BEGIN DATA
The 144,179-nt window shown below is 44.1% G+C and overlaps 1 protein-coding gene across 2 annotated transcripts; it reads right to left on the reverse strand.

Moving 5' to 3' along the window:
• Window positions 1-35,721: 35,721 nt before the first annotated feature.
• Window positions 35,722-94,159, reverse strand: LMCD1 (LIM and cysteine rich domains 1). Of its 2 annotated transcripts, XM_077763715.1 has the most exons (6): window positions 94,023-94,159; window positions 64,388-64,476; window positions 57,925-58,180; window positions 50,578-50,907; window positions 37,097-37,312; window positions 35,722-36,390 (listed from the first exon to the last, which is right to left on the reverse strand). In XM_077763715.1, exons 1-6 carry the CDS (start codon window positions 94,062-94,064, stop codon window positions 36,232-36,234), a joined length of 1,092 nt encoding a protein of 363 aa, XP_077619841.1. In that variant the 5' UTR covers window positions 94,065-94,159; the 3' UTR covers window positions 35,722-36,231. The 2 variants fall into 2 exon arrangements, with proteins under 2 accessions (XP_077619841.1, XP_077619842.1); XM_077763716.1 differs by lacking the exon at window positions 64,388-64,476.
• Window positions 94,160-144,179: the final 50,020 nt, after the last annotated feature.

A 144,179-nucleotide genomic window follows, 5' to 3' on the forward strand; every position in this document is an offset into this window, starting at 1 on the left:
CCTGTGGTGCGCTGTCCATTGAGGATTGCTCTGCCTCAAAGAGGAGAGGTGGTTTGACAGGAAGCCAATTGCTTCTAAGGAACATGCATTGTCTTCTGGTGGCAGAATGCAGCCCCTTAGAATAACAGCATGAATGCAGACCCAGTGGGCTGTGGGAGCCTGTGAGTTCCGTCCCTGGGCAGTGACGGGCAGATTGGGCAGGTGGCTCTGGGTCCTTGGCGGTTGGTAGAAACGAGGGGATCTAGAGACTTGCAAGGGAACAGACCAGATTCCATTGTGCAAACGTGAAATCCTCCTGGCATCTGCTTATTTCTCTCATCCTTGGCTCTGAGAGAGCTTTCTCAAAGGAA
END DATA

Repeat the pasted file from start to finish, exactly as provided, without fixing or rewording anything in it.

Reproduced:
The 144,179-nt window shown below is 44.1% G+C and overlaps 1 protein-coding gene across 2 annotated transcripts; it reads right to left on the reverse strand.

Moving 5' to 3' along the window:
• Window positions 1-35,721: 35,721 nt before the first annotated feature.
• Window positions 35,722-94,159, reverse strand: LMCD1 (LIM and cysteine rich domains 1). Of its 2 annotated transcripts, XM_077763715.1 has the most exons (6): window positions 94,023-94,159; window positions 64,388-64,476; window positions 57,925-58,180; window positions 50,578-50,907; window positions 37,097-37,312; window positions 35,722-36,390 (listed from the first exon to the last, which is right to left on the reverse strand). In XM_077763715.1, exons 1-6 carry the CDS (start codon window positions 94,062-94,064, stop codon window positions 36,232-36,234), a joined length of 1,092 nt encoding a protein of 363 aa, XP_077619841.1. In that variant the 5' UTR covers window positions 94,065-94,159; the 3' UTR covers window positions 35,722-36,231. The 2 variants fall into 2 exon arrangements, with proteins under 2 accessions (XP_077619841.1, XP_077619842.1); XM_077763716.1 differs by lacking the exon at window positions 64,388-64,476.
• Window positions 94,160-144,179: the final 50,020 nt, after the last annotated feature.

A 144,179-nucleotide genomic window follows, 5' to 3' on the forward strand; every position in this document is an offset into this window, starting at 1 on the left:
CCTGTGGTGCGCTGTCCATTGAGGATTGCTCTGCCTCAAAGAGGAGAGGTGGTTTGACAGGAAGCCAATTGCTTCTAAGGAACATGCATTGTCTTCTGGTGGCAGAATGCAGCCCCTTAGAATAACAGCATGAATGCAGACCCAGTGGGCTGTGGGAGCCTGTGAGTTCCGTCCCTGGGCAGTGACGGGCAGATTGGGCAGGTGGCTCTGGGTCCTTGGCGGTTGGTAGAAACGAGGGGATCTAGAGACTTGCAAGGGAACAGACCAGATTCCATTGTGCAAACGTGAAATCCTCCTGGCATCTGCTTATTTCTCTCATCCTTGGCTCTGAGAGAGCTTTCTCAAAGGAA